I was curious how a PE fund would respond to concerns of losing autonomy and compromising patient care. Would they not work with certain kinds of GI practices? So I just asked Paul Barrett.
Paul Barrett is the Managing Director of BelHealth Investment Partners, New York. BelHealth is a healthcare private equity firm focused on lower middle market companies. This interview is part of the book, Private Equity in Gastroenterology: Navigating the Next Wave.
When you take a 5-10 year horizon, how do you see the GI landscape change because of PE-fueled consolidation?
The practice of GI and patient care will remain the same, however, with PE investment will come additional opportunities in technology and innovation. There will be significant investment by PE firms in leading technology, equipment and systems in order to drive accelerated growth. The goal of PE groups is to create value by accelerating growth and creating scale so there likely will be more regional and national players vs. small and mid-size groups today. With the increased administrative and regulatory burden in GI, creating groups of scale makes a lot of sense.
What are the main concerns that PE funds have while considering investments in GI?
The main concerns in GI are similar to other physician specialties — ensuring and maintaining exceptional patient care and a compensation structure for physician partners post close that keeps all parties happy and incentivized to work hard. Our model at BelHealth differs somewhat from our peers in that we exclusively partner and back physicians and entrepreneurs. Our physician partners roll significant equity, remain Medical Directors of their practices, keep their local brand and maintain full clinical independence and autonomy. Our role is to support the group by building a best-in-class corporate back office and reduce the administrative burden at each individual clinic so the physicians and staff can focus on providing exceptional patient care.
“We do not partner with physician groups that have one outsized individual or ego that is not a team player.”
For what kind of GI practices would PE investments NOT be a fit?
For us, it’s critical that the physicians be interested in a partnership model and be enthusiastic about becoming part of a family of practices. Also, it’s important that all of our partners be team players and open to building consensus around all major decisions. We do not partner with physician groups that have one outsized individual or ego that is not a team player.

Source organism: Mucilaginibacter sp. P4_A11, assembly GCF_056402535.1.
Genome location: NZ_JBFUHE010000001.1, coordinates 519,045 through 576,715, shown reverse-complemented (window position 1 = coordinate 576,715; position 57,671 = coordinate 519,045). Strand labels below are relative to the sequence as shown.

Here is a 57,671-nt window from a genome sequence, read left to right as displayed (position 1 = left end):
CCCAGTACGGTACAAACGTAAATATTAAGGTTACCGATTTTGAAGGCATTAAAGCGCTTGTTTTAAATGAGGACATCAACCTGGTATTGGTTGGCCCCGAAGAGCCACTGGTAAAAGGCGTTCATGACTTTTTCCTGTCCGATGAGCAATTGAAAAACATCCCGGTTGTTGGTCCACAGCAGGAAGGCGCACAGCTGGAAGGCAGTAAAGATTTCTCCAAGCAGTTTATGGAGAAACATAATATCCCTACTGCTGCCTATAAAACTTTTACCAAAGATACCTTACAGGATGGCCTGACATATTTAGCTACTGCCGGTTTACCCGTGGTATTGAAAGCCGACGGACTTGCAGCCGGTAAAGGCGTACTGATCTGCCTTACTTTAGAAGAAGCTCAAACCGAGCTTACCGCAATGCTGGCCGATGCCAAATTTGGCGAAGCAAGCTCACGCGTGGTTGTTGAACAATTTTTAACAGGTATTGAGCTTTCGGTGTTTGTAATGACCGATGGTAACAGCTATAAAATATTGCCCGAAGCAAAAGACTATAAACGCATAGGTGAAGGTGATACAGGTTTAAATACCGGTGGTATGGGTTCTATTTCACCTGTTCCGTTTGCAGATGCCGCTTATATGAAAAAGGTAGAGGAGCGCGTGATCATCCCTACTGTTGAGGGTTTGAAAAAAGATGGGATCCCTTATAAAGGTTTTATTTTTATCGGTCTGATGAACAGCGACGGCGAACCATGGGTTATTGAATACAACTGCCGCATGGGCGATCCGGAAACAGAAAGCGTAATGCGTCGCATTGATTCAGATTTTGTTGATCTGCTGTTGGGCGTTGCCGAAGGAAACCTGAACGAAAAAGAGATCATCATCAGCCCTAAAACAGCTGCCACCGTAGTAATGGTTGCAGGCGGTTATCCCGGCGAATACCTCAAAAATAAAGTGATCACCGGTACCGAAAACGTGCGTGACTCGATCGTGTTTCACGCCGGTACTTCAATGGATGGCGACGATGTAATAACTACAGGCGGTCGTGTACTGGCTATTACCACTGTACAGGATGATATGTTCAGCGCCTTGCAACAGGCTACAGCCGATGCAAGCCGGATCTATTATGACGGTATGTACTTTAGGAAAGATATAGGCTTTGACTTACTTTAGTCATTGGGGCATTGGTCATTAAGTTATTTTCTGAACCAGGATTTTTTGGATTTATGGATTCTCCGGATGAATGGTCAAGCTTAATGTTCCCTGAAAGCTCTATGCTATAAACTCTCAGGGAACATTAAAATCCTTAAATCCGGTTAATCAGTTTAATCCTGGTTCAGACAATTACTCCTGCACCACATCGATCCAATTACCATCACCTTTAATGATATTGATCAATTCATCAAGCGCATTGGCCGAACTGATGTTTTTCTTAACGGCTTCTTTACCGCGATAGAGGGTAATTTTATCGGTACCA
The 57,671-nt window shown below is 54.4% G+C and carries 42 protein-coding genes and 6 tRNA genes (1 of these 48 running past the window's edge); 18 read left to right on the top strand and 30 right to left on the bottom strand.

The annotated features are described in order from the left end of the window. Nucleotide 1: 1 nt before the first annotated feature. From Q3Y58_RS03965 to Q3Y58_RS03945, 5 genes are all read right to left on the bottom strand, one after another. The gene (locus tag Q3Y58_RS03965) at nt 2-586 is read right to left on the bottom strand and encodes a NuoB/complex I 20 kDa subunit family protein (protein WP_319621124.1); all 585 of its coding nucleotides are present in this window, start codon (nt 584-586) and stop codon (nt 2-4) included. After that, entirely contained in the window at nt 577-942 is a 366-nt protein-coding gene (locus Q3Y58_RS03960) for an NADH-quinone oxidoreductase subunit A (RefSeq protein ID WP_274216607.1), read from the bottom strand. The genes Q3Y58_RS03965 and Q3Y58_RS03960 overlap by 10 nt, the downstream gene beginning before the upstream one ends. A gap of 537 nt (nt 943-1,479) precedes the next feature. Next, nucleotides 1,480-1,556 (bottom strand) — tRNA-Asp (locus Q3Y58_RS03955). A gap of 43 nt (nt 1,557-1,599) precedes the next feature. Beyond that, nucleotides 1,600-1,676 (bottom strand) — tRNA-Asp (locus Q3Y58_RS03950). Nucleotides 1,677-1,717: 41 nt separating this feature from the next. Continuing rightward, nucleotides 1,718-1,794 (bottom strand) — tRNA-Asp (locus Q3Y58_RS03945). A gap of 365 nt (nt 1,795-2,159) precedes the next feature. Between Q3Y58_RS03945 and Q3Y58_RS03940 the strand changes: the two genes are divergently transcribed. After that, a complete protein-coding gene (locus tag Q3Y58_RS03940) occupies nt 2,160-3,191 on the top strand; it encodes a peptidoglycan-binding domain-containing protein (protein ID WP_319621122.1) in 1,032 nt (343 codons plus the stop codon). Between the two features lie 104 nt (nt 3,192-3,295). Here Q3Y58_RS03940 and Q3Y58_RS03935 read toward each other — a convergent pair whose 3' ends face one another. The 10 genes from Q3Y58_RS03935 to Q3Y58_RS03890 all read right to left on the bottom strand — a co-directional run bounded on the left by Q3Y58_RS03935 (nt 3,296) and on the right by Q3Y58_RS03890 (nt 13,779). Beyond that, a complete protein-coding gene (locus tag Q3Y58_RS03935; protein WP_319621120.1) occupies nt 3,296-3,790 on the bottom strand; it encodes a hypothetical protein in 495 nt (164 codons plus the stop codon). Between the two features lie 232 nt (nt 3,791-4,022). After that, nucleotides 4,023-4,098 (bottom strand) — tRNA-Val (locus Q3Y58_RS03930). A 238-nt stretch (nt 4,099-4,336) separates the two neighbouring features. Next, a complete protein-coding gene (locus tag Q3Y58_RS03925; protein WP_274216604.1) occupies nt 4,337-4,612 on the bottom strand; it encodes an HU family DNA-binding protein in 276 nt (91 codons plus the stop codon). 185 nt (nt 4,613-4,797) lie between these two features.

Several practices are waiting and watching. What might be the pros/cons of joining a PE funded group at a later stage?
The pros of joining a group early on are that it allows you to shape the overall platform as you see fit and in your image. However, there may be a few more bumps in the road as the platform finds its footing. If you join later, it may be a more a seamless transition, however, many of the bigger platform decisions such as which EMR/PM systems are chosen, may have already been decided.
Some doctors are worried that PE involvement will mean greater use of physician extenders, losing autonomy, and even compromising patient care at the cost of financial goals. How would you respond to that?
It’s a fair concern as some PE firms have not behaved responsibility in this regard. It’s incredibly important that you partner with a group that lives and breathes healthcare and that allows its physician partners to put its patients first and remain clinically autonomous and independent. From our perspective, putting short term profits ahead of best-in-class clinical care is short sighted and leads to a poor investment outcome in the end. With our dermatology platform, NavaDerm Partners, pro forma for our most recent partnership, we have 45 MDs and 3 PA’s and each of our seven founding physicians remain Medical Directors of their clinics.
By Praveen Suthrum, President & Co-Founder, NextServices.